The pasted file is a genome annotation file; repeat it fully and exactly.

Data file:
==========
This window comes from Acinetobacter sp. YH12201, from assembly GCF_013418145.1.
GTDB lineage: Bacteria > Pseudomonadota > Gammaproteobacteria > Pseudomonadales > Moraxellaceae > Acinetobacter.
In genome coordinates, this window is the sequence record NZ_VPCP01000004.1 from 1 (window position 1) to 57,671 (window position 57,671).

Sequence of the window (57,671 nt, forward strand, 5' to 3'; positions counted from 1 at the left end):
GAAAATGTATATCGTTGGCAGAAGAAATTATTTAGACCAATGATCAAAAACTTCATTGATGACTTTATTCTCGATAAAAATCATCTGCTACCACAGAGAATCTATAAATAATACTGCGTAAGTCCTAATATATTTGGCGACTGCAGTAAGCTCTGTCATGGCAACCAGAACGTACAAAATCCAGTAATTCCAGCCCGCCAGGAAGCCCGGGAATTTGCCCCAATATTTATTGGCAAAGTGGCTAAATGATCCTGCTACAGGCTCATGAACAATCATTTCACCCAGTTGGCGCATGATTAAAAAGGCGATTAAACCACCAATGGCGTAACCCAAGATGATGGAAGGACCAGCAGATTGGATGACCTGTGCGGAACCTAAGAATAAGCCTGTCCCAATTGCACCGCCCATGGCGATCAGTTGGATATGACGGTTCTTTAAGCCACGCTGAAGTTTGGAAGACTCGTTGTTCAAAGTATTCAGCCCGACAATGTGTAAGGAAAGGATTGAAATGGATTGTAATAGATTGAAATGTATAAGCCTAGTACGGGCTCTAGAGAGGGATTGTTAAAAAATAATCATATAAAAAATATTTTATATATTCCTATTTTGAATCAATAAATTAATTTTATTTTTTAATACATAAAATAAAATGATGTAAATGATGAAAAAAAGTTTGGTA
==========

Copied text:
This window comes from Acinetobacter sp. YH12201, from assembly GCF_013418145.1.
GTDB lineage: Bacteria > Pseudomonadota > Gammaproteobacteria > Pseudomonadales > Moraxellaceae > Acinetobacter.
In genome coordinates, this window is the sequence record NZ_VPCP01000004.1 from 1 (window position 1) to 57,671 (window position 57,671).

Sequence of the window (57,671 nt, forward strand, 5' to 3'; positions counted from 1 at the left end):
GAAAATGTATATCGTTGGCAGAAGAAATTATTTAGACCAATGATCAAAAACTTCATTGATGACTTTATTCTCGATAAAAATCATCTGCTACCACAGAGAATCTATAAATAATACTGCGTAAGTCCTAATATATTTGGCGACTGCAGTAAGCTCTGTCATGGCAACCAGAACGTACAAAATCCAGTAATTCCAGCCCGCCAGGAAGCCCGGGAATTTGCCCCAATATTTATTGGCAAAGTGGCTAAATGATCCTGCTACAGGCTCATGAACAATCATTTCACCCAGTTGGCGCATGATTAAAAAGGCGATTAAACCACCAATGGCGTAACCCAAGATGATGGAAGGACCAGCAGATTGGATGACCTGTGCGGAACCTAAGAATAAGCCTGTCCCAATTGCACCGCCCATGGCGATCAGTTGGATATGACGGTTCTTTAAGCCACGCTGAAGTTTGGAAGACTCGTTGTTCAAAGTATTCAGCCCGACAATGTGTAAGGAAAGGATTGAAATGGATTGTAATAGATTGAAATGTATAAGCCTAGTACGGGCTCTAGAGAGGGATTGTTAAAAAATAATCATATAAAAAATATTTTATATATTCCTATTTTGAATCAATAAATTAATTTTATTTTTTAATACATAAAATAAAATGATGTAAATGATGAAAAAAAGTTTGGTA